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Art: Fresh insights in PAFA rehang

Historical, stylistic context makes sense in reinstallation of its permanent collection.

Among key works pulled from storage for "America Starts Here," the museum and art school's reinstallation, is Philip Evergood's "Mine Disaster" of 1933, a pungent social commentary.
Among key works pulled from storage for "America Starts Here," the museum and art school's reinstallation, is Philip Evergood's "Mine Disaster" of 1933, a pungent social commentary.Read more

'America Starts Here" sounds like a tourist itinerary, but in fact it's what the Pennsylvania Academy of the Fine Arts calls the extensive reinstallation of its permanent collection in its historic landmark building at Broad and Cherry Streets.

A more precise title might be "American Art Starts Here," for indeed it does. Founded in 1805, the academy is the nation's oldest museum and art school. The installation's chronology begins in the colonial era and continues more or less uninterrupted to the mid-20th century.

Anyone who has visited the collection frequently should be familiar with its highlights, among them the many paintings by various members of the Peale family, Winslow Homer's Fox Hunt, Picnic at Bedford Hills by Florine Stettheimer, and Flower Abstraction by Marsden Hartley.

Fortunately, familiarity doesn't preclude fresh insights. Academy curators Anna O. Marley and Robert Cozzolino have shuffled the deck adroitly to create a more logical and engaging narrative.

Historical and stylistic contexts now make more sense than in the past. For instance, Fox Hunt is now presented in its appropriate time period, the late 19th century, as the centerpiece of a large gallery that contains examples of Hudson River and impressionist landscapes, and paintings from the Gilded Age characterized by portraits by Sargent, Whistler, and Beaux. (The Hudson River pictures are loans, because this movement is one of the collection's more glaring lacunae.)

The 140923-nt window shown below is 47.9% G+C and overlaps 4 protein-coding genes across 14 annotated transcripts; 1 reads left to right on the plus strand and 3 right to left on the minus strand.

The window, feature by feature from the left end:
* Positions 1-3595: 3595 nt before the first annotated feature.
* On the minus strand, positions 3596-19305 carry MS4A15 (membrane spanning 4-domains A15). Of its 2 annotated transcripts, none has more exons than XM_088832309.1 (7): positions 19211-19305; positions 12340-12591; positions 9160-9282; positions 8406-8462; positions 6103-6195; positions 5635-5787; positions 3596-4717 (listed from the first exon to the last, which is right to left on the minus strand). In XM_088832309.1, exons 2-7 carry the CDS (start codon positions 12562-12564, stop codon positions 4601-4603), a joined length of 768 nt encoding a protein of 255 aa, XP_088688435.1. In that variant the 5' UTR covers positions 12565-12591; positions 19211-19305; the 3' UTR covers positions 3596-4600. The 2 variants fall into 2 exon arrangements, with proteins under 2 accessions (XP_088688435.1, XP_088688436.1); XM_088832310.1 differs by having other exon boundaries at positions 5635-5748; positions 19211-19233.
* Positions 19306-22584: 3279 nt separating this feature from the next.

Thomas Eakins' masterpiece, The Gross Clinic, of which the academy is part owner, will find a place in this section in April.

The curators also have pulled out of storage key works that even museum regulars probably haven't seen, such as Lilly Martin Spencer's 1867 Mother and Child by the Hearth and especially Philip Evergood's Mine Disaster of 1933, a pungent social commentary framed as a secular altarpiece.

The new installation doesn't differ radically from its predecessor. It still begins in the front of the building with colonial art, including three portraits of George Washington and a gallery devoted to the Peales. Benjamin West's two monumental biblical canvases, Death on the Pale Horse and Christ Rejected, flank the stairway as they always have.

From there, the chronology proceeds roughly clockwise, with a large gallery devoted to art of the pre-Civil War period. Here, one begins to recognize how old favorites such as Pat Lyon at the Forge by John Neagle and Interior of a Smithy by Bass Otis have been recontextualized.

One also understands how the curators have emphasized the collection's strengths, such as trompe l'oeil still life and theatrical subjects, by creating groups of pictures.

So-called salon painting, which the academy school and museum fostered into the 20th century, is somewhat de-emphasized in this hanging, although still prominent with paintings such as Daniel Ridgway Knight's Hailing the Ferry and Frank Duveneck's The Turkish Page.

By combining impressionism, Hudson River landscapes, Gilded Age portraits, and early-20th-century realism in one large gallery, the curators neatly carry the narrative through the period when American art began to assert itself. This couldn't happen without the Hudson River loans, though.